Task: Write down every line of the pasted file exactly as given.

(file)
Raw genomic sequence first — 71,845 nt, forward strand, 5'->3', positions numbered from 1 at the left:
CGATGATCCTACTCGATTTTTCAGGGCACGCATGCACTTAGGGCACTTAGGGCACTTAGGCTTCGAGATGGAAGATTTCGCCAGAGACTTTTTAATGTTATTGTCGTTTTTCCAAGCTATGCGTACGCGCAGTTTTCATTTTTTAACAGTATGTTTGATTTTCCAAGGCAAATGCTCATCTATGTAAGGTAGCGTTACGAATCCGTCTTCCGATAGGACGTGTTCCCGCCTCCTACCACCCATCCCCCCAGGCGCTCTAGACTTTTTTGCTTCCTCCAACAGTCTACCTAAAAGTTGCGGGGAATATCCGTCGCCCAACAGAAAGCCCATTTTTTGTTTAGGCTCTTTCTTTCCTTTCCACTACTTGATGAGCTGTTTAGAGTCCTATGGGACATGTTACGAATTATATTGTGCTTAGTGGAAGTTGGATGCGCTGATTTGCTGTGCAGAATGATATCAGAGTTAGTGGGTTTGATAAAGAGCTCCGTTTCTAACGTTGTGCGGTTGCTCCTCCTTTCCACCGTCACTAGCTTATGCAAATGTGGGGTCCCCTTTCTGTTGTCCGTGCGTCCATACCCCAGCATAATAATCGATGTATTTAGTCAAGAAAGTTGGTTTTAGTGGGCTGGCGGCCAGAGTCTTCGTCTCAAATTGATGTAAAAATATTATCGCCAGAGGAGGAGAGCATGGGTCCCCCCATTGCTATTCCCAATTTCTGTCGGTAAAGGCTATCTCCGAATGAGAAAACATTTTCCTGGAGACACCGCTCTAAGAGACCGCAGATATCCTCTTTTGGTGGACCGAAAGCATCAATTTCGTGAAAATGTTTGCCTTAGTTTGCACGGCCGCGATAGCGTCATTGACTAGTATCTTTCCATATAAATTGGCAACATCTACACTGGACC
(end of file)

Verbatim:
Raw genomic sequence first — 71,845 nt, forward strand, 5'->3', positions numbered from 1 at the left:
CGATGATCCTACTCGATTTTTCAGGGCACGCATGCACTTAGGGCACTTAGGGCACTTAGGCTTCGAGATGGAAGATTTCGCCAGAGACTTTTTAATGTTATTGTCGTTTTTCCAAGCTATGCGTACGCGCAGTTTTCATTTTTTAACAGTATGTTTGATTTTCCAAGGCAAATGCTCATCTATGTAAGGTAGCGTTACGAATCCGTCTTCCGATAGGACGTGTTCCCGCCTCCTACCACCCATCCCCCCAGGCGCTCTAGACTTTTTTGCTTCCTCCAACAGTCTACCTAAAAGTTGCGGGGAATATCCGTCGCCCAACAGAAAGCCCATTTTTTGTTTAGGCTCTTTCTTTCCTTTCCACTACTTGATGAGCTGTTTAGAGTCCTATGGGACATGTTACGAATTATATTGTGCTTAGTGGAAGTTGGATGCGCTGATTTGCTGTGCAGAATGATATCAGAGTTAGTGGGTTTGATAAAGAGCTCCGTTTCTAACGTTGTGCGGTTGCTCCTCCTTTCCACCGTCACTAGCTTATGCAAATGTGGGGTCCCCTTTCTGTTGTCCGTGCGTCCATACCCCAGCATAATAATCGATGTATTTAGTCAAGAAAGTTGGTTTTAGTGGGCTGGCGGCCAGAGTCTTCGTCTCAAATTGATGTAAAAATATTATCGCCAGAGGAGGAGAGCATGGGTCCCCCCATTGCTATTCCCAATTTCTGTCGGTAAAGGCTATCTCCGAATGAGAAAACATTTTCCTGGAGACACCGCTCTAAGAGACCGCAGATATCCTCTTTTGGTGGACCGAAAGCATCAATTTCGTGAAAATGTTTGCCTTAGTTTGCACGGCCGCGATAGCGTCATTGACTAGTATCTTTCCATATAAATTGGCAACATCTACACTGGACC